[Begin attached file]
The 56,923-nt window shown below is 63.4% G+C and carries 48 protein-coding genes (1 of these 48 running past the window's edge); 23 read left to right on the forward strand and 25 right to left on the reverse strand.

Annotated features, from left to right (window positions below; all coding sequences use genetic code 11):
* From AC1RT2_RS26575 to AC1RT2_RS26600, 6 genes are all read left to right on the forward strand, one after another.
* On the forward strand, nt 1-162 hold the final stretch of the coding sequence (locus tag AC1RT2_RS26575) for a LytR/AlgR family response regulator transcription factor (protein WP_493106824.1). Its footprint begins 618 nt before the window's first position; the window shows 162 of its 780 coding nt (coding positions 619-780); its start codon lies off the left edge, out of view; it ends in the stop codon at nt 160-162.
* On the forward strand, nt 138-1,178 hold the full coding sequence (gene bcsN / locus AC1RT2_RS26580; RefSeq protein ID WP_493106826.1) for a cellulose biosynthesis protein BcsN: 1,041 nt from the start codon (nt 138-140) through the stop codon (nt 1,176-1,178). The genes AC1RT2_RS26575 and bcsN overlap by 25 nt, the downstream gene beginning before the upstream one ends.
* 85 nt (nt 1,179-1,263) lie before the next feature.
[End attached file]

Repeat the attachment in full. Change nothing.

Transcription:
The 56,923-nt window shown below is 63.4% G+C and carries 48 protein-coding genes (1 of these 48 running past the window's edge); 23 read left to right on the forward strand and 25 right to left on the reverse strand.

Annotated features, from left to right (window positions below; all coding sequences use genetic code 11):
* From AC1RT2_RS26575 to AC1RT2_RS26600, 6 genes are all read left to right on the forward strand, one after another.
* On the forward strand, nt 1-162 hold the final stretch of the coding sequence (locus tag AC1RT2_RS26575) for a LytR/AlgR family response regulator transcription factor (protein WP_493106824.1). Its footprint begins 618 nt before the window's first position; the window shows 162 of its 780 coding nt (coding positions 619-780); its start codon lies off the left edge, out of view; it ends in the stop codon at nt 160-162.
* On the forward strand, nt 138-1,178 hold the full coding sequence (gene bcsN / locus AC1RT2_RS26580; RefSeq protein ID WP_493106826.1) for a cellulose biosynthesis protein BcsN: 1,041 nt from the start codon (nt 138-140) through the stop codon (nt 1,176-1,178). The genes AC1RT2_RS26575 and bcsN overlap by 25 nt, the downstream gene beginning before the upstream one ends.
* 85 nt (nt 1,179-1,263) lie before the next feature.